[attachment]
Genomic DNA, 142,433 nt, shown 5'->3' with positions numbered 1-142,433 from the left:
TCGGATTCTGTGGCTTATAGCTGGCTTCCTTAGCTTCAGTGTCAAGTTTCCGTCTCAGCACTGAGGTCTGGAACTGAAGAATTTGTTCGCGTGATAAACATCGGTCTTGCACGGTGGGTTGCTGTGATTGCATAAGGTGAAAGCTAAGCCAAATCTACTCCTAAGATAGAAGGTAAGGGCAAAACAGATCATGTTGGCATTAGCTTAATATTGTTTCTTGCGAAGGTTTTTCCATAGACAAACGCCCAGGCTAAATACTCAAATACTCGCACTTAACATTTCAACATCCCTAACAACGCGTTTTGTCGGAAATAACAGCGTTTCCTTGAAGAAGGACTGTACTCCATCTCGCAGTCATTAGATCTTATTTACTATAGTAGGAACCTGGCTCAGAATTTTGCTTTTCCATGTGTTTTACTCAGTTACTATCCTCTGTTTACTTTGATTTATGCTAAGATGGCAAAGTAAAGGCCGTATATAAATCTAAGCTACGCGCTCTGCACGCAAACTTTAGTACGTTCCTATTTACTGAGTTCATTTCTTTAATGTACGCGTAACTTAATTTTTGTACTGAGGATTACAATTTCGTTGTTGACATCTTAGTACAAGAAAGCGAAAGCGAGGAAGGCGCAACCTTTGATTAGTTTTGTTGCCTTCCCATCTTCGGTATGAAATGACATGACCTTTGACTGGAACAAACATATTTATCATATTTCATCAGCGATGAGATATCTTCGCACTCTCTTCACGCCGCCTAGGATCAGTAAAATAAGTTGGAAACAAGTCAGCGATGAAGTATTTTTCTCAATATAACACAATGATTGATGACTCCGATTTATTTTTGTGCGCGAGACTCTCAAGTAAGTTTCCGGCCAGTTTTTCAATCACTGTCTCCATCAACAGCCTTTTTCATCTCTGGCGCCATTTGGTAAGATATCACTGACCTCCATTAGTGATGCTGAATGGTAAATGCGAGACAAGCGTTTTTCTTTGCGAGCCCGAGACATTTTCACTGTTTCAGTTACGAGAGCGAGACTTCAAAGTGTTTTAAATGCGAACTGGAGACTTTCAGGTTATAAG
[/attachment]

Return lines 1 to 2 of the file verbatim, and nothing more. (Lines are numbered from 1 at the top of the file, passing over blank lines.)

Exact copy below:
Genomic DNA, 142,433 nt, shown 5'->3' with positions numbered 1-142,433 from the left:
TCGGATTCTGTGGCTTATAGCTGGCTTCCTTAGCTTCAGTGTCAAGTTTCCGTCTCAGCACTGAGGTCTGGAACTGAAGAATTTGTTCGCGTGATAAACATCGGTCTTGCACGGTGGGTTGCTGTGATTGCATAAGGTGAAAGCTAAGCCAAATCTACTCCTAAGATAGAAGGTAAGGGCAAAACAGATCATGTTGGCATTAGCTTAATATTGTTTCTTGCGAAGGTTTTTCCATAGACAAACGCCCAGGCTAAATACTCAAATACTCGCACTTAACATTTCAACATCCCTAACAACGCGTTTTGTCGGAAATAACAGCGTTTCCTTGAAGAAGGACTGTACTCCATCTCGCAGTCATTAGATCTTATTTACTATAGTAGGAACCTGGCTCAGAATTTTGCTTTTCCATGTGTTTTACTCAGTTACTATCCTCTGTTTACTTTGATTTATGCTAAGATGGCAAAGTAAAGGCCGTATATAAATCTAAGCTACGCGCTCTGCACGCAAACTTTAGTACGTTCCTATTTACTGAGTTCATTTCTTTAATGTACGCGTAACTTAATTTTTGTACTGAGGATTACAATTTCGTTGTTGACATCTTAGTACAAGAAAGCGAAAGCGAGGAAGGCGCAACCTTTGATTAGTTTTGTTGCCTTCCCATCTTCGGTATGAAATGACATGACCTTTGACTGGAACAAACATATTTATCATATTTCATCAGCGATGAGATATCTTCGCACTCTCTTCACGCCGCCTAGGATCAGTAAAATAAGTTGGAAACAAGTCAGCGATGAAGTATTTTTCTCAATATAACACAATGATTGATGACTCCGATTTATTTTTGTGCGCGAGACTCTCAAGTAAGTTTCCGGCCAGTTTTTCAATCACTGTCTCCATCAACAGCCTTTTTCATCTCTGGCGCCATTTGGTAAGATATCACTGACCTCCATTAGTGATGCTGAATGGTAAATGCGAGACAAGCGTTTTTCTTTGCGAGCCCGAGACATTTTCACTGTTTCAGTTACGAGAGCGAGACTTCAAAGTGTTTTAAATGCGAACTGGAGACTTTCAGGTTATAAG